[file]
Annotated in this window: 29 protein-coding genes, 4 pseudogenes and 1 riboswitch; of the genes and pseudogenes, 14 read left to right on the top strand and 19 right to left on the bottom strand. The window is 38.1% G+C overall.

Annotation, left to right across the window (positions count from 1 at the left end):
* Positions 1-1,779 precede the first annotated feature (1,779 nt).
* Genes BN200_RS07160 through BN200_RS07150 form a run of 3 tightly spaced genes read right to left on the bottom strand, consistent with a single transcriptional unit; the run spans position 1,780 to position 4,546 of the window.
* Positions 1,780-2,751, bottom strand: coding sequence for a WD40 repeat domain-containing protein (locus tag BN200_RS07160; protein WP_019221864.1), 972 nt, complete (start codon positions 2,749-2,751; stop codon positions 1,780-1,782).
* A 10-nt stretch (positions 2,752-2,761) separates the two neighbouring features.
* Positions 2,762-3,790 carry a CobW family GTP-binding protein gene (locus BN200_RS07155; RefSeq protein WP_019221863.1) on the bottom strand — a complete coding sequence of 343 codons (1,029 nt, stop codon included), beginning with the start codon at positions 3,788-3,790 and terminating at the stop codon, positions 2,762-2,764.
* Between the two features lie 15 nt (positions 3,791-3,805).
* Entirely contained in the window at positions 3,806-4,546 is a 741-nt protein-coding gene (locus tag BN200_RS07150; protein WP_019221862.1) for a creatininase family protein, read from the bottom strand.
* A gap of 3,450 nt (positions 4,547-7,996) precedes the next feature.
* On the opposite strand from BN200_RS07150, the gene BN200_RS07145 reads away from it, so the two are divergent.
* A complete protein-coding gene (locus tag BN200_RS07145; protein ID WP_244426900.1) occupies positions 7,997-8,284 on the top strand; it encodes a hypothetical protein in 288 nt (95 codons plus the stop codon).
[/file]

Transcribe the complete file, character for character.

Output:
Annotated in this window: 29 protein-coding genes, 4 pseudogenes and 1 riboswitch; of the genes and pseudogenes, 14 read left to right on the top strand and 19 right to left on the bottom strand. The window is 38.1% G+C overall.

Annotation, left to right across the window (positions count from 1 at the left end):
* Positions 1-1,779 precede the first annotated feature (1,779 nt).
* Genes BN200_RS07160 through BN200_RS07150 form a run of 3 tightly spaced genes read right to left on the bottom strand, consistent with a single transcriptional unit; the run spans position 1,780 to position 4,546 of the window.
* Positions 1,780-2,751, bottom strand: coding sequence for a WD40 repeat domain-containing protein (locus tag BN200_RS07160; protein WP_019221864.1), 972 nt, complete (start codon positions 2,749-2,751; stop codon positions 1,780-1,782).
* A 10-nt stretch (positions 2,752-2,761) separates the two neighbouring features.
* Positions 2,762-3,790 carry a CobW family GTP-binding protein gene (locus BN200_RS07155; RefSeq protein WP_019221863.1) on the bottom strand — a complete coding sequence of 343 codons (1,029 nt, stop codon included), beginning with the start codon at positions 3,788-3,790 and terminating at the stop codon, positions 2,762-2,764.
* Between the two features lie 15 nt (positions 3,791-3,805).
* Entirely contained in the window at positions 3,806-4,546 is a 741-nt protein-coding gene (locus tag BN200_RS07150; protein WP_019221862.1) for a creatininase family protein, read from the bottom strand.
* A gap of 3,450 nt (positions 4,547-7,996) precedes the next feature.
* On the opposite strand from BN200_RS07150, the gene BN200_RS07145 reads away from it, so the two are divergent.
* A complete protein-coding gene (locus tag BN200_RS07145; protein ID WP_244426900.1) occupies positions 7,997-8,284 on the top strand; it encodes a hypothetical protein in 288 nt (95 codons plus the stop codon).